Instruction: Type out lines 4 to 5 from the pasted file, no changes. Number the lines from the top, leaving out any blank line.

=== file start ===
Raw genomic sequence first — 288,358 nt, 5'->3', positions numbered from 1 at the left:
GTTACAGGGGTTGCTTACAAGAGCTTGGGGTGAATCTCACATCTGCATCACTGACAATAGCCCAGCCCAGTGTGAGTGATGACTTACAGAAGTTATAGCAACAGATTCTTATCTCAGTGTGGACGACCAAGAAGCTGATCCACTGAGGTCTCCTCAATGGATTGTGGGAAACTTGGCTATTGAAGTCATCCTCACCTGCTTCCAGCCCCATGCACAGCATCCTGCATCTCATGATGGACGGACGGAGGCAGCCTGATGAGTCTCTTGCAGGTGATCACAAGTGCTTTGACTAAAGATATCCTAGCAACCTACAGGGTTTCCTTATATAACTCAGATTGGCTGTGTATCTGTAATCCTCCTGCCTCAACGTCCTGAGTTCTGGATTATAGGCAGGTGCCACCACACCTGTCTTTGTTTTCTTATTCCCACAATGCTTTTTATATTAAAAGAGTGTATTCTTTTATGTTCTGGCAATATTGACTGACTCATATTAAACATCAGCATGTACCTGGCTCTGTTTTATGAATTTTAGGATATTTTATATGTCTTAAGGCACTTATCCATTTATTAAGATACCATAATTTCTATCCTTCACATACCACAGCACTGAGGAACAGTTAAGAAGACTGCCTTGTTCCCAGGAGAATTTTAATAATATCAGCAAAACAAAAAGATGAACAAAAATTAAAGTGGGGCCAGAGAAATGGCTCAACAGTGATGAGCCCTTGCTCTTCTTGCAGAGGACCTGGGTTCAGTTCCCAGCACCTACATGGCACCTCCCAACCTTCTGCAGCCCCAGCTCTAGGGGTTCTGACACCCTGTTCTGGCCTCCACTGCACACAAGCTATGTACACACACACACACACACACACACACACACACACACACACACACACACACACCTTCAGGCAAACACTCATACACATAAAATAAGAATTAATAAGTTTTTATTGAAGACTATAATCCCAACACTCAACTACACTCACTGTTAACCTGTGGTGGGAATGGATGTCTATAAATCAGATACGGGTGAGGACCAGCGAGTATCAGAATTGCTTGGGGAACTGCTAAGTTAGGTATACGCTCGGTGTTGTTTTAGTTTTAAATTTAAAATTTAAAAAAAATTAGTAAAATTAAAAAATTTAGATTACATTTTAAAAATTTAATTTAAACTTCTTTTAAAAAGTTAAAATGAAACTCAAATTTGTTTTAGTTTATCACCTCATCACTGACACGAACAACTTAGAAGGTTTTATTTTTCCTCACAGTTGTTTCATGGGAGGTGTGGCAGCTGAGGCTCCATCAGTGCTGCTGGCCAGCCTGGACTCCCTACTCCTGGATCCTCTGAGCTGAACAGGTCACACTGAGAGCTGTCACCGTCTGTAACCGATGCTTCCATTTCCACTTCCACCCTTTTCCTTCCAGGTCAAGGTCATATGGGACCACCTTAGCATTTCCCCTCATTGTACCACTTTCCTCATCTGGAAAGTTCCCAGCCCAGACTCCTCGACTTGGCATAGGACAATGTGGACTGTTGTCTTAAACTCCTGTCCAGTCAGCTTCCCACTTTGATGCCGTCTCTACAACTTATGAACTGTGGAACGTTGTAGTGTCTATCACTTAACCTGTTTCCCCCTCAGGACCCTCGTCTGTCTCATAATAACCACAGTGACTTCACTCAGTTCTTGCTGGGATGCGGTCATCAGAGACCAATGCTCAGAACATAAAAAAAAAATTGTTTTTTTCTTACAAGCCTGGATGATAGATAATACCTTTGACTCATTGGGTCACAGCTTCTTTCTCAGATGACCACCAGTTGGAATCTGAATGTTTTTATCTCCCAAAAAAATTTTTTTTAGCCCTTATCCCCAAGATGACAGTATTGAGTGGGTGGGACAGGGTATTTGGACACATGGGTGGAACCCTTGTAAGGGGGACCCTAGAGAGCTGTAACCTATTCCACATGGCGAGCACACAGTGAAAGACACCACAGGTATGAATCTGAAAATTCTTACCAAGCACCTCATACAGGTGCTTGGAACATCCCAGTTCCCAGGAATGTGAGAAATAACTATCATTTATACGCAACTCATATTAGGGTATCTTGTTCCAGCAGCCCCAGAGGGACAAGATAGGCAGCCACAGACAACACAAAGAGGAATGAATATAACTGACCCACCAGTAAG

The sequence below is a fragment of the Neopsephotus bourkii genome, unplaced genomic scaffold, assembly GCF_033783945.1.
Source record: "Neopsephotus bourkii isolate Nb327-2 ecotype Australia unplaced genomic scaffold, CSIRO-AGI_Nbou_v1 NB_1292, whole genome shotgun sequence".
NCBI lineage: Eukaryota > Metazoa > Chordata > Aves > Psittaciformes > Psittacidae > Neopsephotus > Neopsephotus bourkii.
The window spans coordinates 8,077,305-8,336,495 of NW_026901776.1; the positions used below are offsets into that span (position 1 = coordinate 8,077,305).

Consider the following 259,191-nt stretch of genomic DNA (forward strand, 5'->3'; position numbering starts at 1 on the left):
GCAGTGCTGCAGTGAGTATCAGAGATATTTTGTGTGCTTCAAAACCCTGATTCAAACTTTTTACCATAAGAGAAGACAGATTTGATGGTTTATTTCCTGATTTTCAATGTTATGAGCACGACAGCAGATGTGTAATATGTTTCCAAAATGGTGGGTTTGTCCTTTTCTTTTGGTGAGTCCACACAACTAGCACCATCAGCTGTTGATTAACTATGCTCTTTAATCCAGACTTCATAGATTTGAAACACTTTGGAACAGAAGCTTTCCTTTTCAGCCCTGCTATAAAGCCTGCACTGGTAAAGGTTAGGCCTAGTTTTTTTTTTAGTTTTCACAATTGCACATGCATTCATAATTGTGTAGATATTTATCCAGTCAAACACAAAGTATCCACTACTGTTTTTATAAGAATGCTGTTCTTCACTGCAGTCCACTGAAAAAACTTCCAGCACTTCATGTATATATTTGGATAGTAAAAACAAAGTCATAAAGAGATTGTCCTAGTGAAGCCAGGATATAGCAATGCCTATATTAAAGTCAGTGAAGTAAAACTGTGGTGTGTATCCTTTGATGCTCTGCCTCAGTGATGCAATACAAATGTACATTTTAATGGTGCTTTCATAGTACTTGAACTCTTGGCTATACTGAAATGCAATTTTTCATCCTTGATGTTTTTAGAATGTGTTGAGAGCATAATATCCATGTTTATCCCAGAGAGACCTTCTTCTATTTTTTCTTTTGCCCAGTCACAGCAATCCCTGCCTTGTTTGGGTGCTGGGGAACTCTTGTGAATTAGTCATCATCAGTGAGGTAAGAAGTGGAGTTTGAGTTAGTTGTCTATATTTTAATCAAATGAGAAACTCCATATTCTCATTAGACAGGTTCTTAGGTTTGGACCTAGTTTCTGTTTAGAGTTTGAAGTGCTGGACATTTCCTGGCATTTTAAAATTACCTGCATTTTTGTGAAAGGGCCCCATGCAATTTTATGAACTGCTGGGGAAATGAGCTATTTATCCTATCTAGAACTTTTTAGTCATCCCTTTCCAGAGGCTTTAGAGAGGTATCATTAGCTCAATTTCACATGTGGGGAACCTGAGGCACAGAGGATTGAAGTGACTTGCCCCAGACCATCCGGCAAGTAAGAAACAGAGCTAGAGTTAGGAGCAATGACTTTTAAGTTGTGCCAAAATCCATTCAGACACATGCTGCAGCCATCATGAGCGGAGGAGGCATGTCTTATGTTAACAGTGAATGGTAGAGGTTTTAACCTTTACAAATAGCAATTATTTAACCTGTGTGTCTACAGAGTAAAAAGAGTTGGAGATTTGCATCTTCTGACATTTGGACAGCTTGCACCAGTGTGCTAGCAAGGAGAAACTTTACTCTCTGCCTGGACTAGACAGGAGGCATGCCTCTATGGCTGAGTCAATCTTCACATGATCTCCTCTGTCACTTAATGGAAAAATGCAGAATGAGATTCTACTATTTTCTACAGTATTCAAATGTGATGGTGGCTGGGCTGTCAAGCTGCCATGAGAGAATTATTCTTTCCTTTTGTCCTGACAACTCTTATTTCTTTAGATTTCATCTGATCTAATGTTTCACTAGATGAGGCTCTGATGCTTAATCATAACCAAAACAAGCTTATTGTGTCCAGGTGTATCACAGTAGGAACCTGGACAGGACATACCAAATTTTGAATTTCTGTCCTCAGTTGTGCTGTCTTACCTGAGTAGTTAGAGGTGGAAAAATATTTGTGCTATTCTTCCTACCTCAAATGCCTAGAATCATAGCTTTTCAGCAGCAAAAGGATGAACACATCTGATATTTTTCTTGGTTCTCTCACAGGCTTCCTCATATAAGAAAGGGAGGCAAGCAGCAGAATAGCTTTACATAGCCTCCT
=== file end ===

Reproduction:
Source record: "Neopsephotus bourkii isolate Nb327-2 ecotype Australia unplaced genomic scaffold, CSIRO-AGI_Nbou_v1 NB_1292, whole genome shotgun sequence".
NCBI lineage: Eukaryota > Metazoa > Chordata > Aves > Psittaciformes > Psittacidae > Neopsephotus > Neopsephotus bourkii.